Once in the car, we all worked vigorously to kill the mosquitoes that made it into the car while we tried to communicate using our map of where we were trying to go. The women tried equally as hard to communicate where they were actually going – and as far as we could tell, we’d end up about 12km short of our destination – which we supposed was better than nothing.
Shortly after crossing the scarily large Kamchatka river, we found our car taking a left hand turn across what appeared to be a wasteland of volcanic ash. Apparently there was something between where we were in Koserevsk – or these women were taking us into the woods to kill us….Soon our car was being chased by 3 adorable dogs and we were deposited along the side of the river, next to a old-timey wagon and a fire with a couple of men standing around. It looked like we’d be camping there for the night.
As we stepped out of the car, I was relieved to find myself mosquito free. But moments later we were again surrounded by hundreds of the pests and I threw myself directly into the smoke from the fire so I could re-dress in my mosquito-suit and get ready to set up our tent.
We camped a little bit away from the wagon and soon after we had our tent up, one of the women was screaming for us to come eat (communicated through sign language of a person spooning invisible food from an invisible bowl). We walked over and into the little wagon to discover the inside housed 2 bunk beds -each 3 beds high, a small table, and a little woodstove. We were offered freshly caught fish stew and a giant bowl of salmon roe.
Over the next hour, we drank wine, ate bread and stew (as a vegetarian – I stuck to bread – and chocolates), and attempted to communicate our lives via sign language, camera phone pictures, the few words we knew in Russian and the few words they knew in English.
The next morning, one of the women gathered us into the car, drove us to the road and flagged down a car to take us to Koserevsk. We were on our way!
Once in Koserevsk, we went to a small market to get some food. Luckily, here in town we found ourselves completely mosquito free! We could take off our headnets and our jackets and relax. Luxury! We considered trying to find a hostel for the night (there was a sign suggesting there was one), but after 2 trips down every street in the town, we failed to figure out which one was the hostel. Instead, we decided we might as well start our hike into the valley.
One of Carola’s friends/coworkers in Esso had helped us write a note asking for the possibility of a ride into the valley. [Note that when we mean ride, we mean ‘giant 6 wheel drive vehicle]. As I noted above, we estimated by the length of the roads as depicted on the map, that our chosen route would be about 15-20 miles, certainly walkable, but if we could get a ride – great! The woman who helped us write the note suggested that she thought the cost of the ride could range anywhere from $100 – $500 dollars. She was fairly certain it would be closer to the $500 range. Both John and I were aghast – considering it would be a roundtrip distance of only ~30-40 miles, but thought we’d try a few people in town anyway.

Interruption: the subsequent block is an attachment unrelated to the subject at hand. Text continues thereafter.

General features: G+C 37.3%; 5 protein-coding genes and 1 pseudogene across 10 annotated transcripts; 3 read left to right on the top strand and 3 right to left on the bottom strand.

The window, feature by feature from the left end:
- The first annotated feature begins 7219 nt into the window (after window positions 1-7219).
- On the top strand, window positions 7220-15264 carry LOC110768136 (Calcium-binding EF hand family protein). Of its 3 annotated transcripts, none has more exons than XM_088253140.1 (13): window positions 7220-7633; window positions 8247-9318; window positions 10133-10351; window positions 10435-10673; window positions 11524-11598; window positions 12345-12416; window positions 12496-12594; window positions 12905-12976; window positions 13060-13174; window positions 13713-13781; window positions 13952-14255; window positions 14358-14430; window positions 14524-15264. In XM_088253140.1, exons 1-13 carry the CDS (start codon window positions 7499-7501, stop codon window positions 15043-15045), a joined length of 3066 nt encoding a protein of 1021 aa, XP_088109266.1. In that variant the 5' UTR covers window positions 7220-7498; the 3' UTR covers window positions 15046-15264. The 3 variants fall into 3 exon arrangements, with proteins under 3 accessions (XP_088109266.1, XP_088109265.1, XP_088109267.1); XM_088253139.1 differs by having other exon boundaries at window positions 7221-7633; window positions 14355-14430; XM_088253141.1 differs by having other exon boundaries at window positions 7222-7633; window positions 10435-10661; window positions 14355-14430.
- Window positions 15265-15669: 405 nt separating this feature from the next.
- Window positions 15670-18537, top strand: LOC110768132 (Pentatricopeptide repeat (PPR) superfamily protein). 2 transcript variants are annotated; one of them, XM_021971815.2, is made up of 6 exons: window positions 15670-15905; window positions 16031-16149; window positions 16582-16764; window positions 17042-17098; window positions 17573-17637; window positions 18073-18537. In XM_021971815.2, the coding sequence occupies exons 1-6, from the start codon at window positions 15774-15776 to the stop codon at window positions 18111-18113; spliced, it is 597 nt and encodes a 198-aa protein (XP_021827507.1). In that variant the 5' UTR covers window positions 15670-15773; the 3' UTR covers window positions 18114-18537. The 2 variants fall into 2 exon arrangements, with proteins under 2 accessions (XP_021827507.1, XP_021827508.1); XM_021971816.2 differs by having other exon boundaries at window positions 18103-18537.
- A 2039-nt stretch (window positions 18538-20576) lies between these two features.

After showing the note to 3 different people in town, getting some phone numbers of people who they knew who could help, and confirming the estimate of $500 dollars as correct, we decided that walking was our best option.
We set off from town around 11:30am. Sorta late, but this seemed ok because the days were so long. We threw on our packs and in shorts and tee shirts, we jauntily (as jauntily as you can be wearing a 35lb pack), made our way to the ‘road’. Right as we crossed the line from town, we were again, immediately bombarded by thousands of mosquitos. Even though it was 70 degrees out, we were both forced back into our rain pants, jackets, mittens, and headnets.
We knew from the map – and the GPS, that there were few opportunities for water on this road. Though by the time we really realized this, we were far enough out of town to go back and fill all of our water containers to the brim. It turns out that the majority of people in this area of Russia do not hike – and if they do, they take advantage of large military vehicles to get them as close as possible to the volcanoes – thus eliminating the need for trails and roads to meander along bodies of water. Due to the extreme heat of hiking while wearing a rainsuit in 70 degree weather, we plowed through our water and were dry by 2:30. It wouldn’t be another 2 hours or more before we finally came close enough to a water source that John was able to hike a little off trail – and down into a ravine to fill our platypus bags and our nalgenes.